Driving inclusion, and equal opportunity are key priorities at Mastercard. Through our Girls4Tech programme, we are committed to developing a strong pipeline of talent by encouraging girls to embrace the subjects that will prepare them for the workforce of the future, while helping to reduce the shortage of STEM skills that are needed to boost South Africa’s economy.
STEM skills are not only critical in giving women a leg up in the job market, but they can also help to boost their earning potential.
How many South African students have benefited from Girls4Tech?
Since we launched Girls4Tech in South Africa in 2017, we have reached over 1000 girls through our face-to-face workshops, and many more through our online programme, Girls4Tech Connect.
Globally, Girls4Tech has reached over 970,000 girls in 27 countries. Mastercard has further committed to reach 1 million girls globally by 2025.
In South Africa, from which communities/provinces are girls mostly participating from?
As our offices are located in Cape Town and Johannesburg, we have focused on rolling out the face-to-face workshops to schools based in those communities. Through Girls4Tech Connect, we are pleased to extend the reach beyond these communities, as anyone can access and benefit from the online programme.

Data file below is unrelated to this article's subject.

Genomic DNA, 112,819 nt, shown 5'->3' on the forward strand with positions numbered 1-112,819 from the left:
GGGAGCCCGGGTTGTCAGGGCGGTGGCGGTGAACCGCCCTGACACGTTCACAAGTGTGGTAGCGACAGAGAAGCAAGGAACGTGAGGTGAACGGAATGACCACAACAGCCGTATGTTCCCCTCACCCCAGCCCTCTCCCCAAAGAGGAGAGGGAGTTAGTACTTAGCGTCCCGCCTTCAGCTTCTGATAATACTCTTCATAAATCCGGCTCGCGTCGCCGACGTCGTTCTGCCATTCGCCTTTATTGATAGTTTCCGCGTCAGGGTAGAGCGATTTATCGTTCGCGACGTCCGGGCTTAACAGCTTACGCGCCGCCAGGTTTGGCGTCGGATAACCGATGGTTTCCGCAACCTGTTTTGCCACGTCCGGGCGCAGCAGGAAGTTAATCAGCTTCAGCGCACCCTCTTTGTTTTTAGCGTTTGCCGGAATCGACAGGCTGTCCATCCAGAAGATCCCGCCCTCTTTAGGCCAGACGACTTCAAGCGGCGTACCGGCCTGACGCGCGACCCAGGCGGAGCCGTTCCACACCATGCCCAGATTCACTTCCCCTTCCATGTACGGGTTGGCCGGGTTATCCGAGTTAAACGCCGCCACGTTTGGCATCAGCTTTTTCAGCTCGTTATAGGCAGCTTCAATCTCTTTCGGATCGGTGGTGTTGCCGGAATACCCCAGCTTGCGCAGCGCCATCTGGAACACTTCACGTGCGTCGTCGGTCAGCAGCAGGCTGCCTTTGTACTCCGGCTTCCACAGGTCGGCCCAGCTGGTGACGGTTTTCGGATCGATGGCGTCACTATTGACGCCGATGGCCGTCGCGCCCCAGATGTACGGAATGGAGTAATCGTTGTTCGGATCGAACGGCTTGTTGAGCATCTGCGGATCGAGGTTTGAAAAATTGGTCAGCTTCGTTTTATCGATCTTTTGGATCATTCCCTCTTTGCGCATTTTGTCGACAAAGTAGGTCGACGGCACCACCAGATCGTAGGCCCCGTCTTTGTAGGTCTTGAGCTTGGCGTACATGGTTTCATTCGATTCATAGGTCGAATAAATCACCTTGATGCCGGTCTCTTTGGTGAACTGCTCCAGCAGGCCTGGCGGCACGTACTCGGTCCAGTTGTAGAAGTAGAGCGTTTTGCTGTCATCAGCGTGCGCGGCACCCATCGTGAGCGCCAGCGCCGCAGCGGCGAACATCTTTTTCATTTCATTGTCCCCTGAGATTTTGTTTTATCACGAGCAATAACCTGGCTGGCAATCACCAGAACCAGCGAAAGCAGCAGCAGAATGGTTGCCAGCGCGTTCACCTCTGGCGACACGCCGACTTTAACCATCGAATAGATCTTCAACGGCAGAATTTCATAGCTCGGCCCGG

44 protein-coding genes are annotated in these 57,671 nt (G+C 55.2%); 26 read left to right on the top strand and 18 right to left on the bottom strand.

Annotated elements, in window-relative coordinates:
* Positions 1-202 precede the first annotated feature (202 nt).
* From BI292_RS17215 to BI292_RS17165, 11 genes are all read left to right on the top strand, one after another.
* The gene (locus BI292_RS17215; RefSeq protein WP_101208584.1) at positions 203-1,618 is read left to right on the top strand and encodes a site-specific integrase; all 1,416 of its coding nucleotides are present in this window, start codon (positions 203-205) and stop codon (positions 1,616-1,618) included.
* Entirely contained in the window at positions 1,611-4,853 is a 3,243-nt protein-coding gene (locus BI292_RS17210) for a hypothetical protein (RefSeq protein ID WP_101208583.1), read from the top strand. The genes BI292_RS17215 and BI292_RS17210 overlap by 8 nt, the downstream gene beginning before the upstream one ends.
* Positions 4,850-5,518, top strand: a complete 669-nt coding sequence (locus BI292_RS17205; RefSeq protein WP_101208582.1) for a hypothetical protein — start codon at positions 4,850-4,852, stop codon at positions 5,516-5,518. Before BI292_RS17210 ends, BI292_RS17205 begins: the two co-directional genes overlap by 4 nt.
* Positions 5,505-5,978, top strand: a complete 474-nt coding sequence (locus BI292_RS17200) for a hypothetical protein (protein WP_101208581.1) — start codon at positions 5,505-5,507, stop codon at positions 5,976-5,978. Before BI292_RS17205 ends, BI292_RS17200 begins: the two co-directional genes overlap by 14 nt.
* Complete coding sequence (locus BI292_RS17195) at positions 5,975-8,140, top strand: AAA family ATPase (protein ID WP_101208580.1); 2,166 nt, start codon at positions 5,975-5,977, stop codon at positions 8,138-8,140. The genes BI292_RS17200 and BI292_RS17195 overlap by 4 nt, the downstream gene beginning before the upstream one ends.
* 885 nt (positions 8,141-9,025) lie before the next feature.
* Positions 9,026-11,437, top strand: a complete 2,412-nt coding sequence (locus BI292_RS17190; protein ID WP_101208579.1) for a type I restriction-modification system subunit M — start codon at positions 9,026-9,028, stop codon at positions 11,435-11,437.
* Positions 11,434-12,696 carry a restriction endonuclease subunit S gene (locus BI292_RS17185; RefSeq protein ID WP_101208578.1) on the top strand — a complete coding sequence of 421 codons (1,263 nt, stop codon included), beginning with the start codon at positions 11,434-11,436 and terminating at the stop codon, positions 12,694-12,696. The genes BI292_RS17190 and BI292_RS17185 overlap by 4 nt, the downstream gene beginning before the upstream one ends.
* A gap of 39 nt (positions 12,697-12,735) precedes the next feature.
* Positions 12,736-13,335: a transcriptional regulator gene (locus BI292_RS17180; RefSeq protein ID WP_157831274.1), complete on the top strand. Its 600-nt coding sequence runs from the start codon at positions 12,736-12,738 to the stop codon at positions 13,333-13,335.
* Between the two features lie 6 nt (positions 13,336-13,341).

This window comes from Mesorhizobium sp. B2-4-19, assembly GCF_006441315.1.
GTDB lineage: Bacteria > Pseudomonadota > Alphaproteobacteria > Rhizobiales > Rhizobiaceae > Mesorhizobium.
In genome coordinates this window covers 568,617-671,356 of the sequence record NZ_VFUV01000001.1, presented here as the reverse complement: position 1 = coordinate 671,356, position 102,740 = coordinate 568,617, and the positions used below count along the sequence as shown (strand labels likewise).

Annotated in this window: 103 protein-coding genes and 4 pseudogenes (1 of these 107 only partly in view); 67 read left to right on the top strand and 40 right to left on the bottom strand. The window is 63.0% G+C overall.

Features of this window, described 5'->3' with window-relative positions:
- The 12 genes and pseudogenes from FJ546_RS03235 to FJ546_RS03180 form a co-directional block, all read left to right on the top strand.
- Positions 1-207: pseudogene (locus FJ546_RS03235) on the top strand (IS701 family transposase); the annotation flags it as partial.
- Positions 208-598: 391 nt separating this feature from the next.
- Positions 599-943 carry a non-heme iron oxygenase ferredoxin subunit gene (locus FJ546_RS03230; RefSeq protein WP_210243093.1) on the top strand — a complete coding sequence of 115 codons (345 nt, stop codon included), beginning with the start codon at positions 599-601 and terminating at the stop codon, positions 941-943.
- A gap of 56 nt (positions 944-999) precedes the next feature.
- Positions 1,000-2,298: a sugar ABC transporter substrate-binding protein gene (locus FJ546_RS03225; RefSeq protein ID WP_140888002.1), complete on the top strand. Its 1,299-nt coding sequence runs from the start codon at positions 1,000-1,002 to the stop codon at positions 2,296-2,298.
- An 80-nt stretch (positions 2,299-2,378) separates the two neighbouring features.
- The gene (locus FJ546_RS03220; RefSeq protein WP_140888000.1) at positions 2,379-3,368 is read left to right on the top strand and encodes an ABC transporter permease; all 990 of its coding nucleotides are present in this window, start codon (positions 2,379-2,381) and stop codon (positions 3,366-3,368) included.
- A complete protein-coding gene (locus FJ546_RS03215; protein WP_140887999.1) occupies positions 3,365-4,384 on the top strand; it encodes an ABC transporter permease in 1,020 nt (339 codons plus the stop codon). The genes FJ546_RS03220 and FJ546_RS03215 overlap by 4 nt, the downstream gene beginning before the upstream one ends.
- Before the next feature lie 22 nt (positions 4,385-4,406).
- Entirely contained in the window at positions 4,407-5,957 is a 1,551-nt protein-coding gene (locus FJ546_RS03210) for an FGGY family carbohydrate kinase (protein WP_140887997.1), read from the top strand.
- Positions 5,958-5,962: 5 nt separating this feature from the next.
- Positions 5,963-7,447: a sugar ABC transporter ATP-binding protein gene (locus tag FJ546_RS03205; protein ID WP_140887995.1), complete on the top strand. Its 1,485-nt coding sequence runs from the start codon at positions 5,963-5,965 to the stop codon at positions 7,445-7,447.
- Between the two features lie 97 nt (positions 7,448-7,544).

Is the website zero-rated?
This is an international website and is not zero rated.
What are some of the topics students are learning about on Girls4Tech?
Girls4Tech offers topics such as algorithms, cybersecurity, data privacy, cryptology and Artificial Intelligence. These activities are built on global science and math standards to enable children to discover a range of STEM careers, such as Fraud Detective, Data Scientist and Software Engineer.
Will Mastercard be continuing to advance online learning beyond the pandemic?
Girls4Tech Connect will be accessible post the pandemic, enabling parents and teachers to access the interactive activities online. The programme continues to evolve, with new activities posted on a weekly basis on the Girls4Tech Connect, Facebook page and Twitter handle